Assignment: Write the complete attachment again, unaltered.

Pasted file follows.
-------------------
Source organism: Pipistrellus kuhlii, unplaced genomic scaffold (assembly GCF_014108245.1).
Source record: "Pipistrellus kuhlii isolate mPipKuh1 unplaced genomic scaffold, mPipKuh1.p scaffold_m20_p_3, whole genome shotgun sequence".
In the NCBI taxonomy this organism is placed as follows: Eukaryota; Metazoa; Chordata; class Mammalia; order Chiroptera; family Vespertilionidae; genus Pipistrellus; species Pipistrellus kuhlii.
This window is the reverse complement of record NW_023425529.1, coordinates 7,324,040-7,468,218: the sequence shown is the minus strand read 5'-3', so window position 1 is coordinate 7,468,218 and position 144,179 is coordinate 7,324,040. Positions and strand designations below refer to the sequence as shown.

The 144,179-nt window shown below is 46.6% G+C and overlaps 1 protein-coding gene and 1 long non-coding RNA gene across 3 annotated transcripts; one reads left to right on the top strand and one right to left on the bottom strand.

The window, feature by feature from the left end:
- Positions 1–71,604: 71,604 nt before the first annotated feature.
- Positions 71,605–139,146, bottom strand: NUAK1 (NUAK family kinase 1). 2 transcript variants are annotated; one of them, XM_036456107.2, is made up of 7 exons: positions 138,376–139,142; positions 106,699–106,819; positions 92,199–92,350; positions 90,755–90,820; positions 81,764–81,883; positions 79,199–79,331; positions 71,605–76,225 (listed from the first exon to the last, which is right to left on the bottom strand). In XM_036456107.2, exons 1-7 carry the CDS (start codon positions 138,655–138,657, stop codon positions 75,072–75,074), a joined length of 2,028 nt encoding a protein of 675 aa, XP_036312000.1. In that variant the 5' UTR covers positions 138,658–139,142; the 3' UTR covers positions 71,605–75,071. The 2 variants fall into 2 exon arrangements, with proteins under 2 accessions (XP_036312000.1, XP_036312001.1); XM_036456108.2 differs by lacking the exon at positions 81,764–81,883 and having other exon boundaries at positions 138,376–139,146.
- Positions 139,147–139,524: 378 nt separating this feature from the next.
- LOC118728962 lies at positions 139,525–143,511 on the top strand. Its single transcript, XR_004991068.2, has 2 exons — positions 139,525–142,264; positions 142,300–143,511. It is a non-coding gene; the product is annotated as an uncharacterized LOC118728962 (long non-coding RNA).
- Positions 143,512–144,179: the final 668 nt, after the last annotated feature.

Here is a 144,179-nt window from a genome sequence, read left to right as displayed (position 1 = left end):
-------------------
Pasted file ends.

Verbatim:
Source organism: Pipistrellus kuhlii, unplaced genomic scaffold (assembly GCF_014108245.1).
Source record: "Pipistrellus kuhlii isolate mPipKuh1 unplaced genomic scaffold, mPipKuh1.p scaffold_m20_p_3, whole genome shotgun sequence".
In the NCBI taxonomy this organism is placed as follows: Eukaryota; Metazoa; Chordata; class Mammalia; order Chiroptera; family Vespertilionidae; genus Pipistrellus; species Pipistrellus kuhlii.
This window is the reverse complement of record NW_023425529.1, coordinates 7,324,040-7,468,218: the sequence shown is the minus strand read 5'-3', so window position 1 is coordinate 7,468,218 and position 144,179 is coordinate 7,324,040. Positions and strand designations below refer to the sequence as shown.

The 144,179-nt window shown below is 46.6% G+C and overlaps 1 protein-coding gene and 1 long non-coding RNA gene across 3 annotated transcripts; one reads left to right on the top strand and one right to left on the bottom strand.

The window, feature by feature from the left end:
- Positions 1–71,604: 71,604 nt before the first annotated feature.
- Positions 71,605–139,146, bottom strand: NUAK1 (NUAK family kinase 1). 2 transcript variants are annotated; one of them, XM_036456107.2, is made up of 7 exons: positions 138,376–139,142; positions 106,699–106,819; positions 92,199–92,350; positions 90,755–90,820; positions 81,764–81,883; positions 79,199–79,331; positions 71,605–76,225 (listed from the first exon to the last, which is right to left on the bottom strand). In XM_036456107.2, exons 1-7 carry the CDS (start codon positions 138,655–138,657, stop codon positions 75,072–75,074), a joined length of 2,028 nt encoding a protein of 675 aa, XP_036312000.1. In that variant the 5' UTR covers positions 138,658–139,142; the 3' UTR covers positions 71,605–75,071. The 2 variants fall into 2 exon arrangements, with proteins under 2 accessions (XP_036312000.1, XP_036312001.1); XM_036456108.2 differs by lacking the exon at positions 81,764–81,883 and having other exon boundaries at positions 138,376–139,146.
- Positions 139,147–139,524: 378 nt separating this feature from the next.
- LOC118728962 lies at positions 139,525–143,511 on the top strand. Its single transcript, XR_004991068.2, has 2 exons — positions 139,525–142,264; positions 142,300–143,511. It is a non-coding gene; the product is annotated as an uncharacterized LOC118728962 (long non-coding RNA).
- Positions 143,512–144,179: the final 668 nt, after the last annotated feature.

Here is a 144,179-nt window from a genome sequence, read left to right as displayed (position 1 = left end):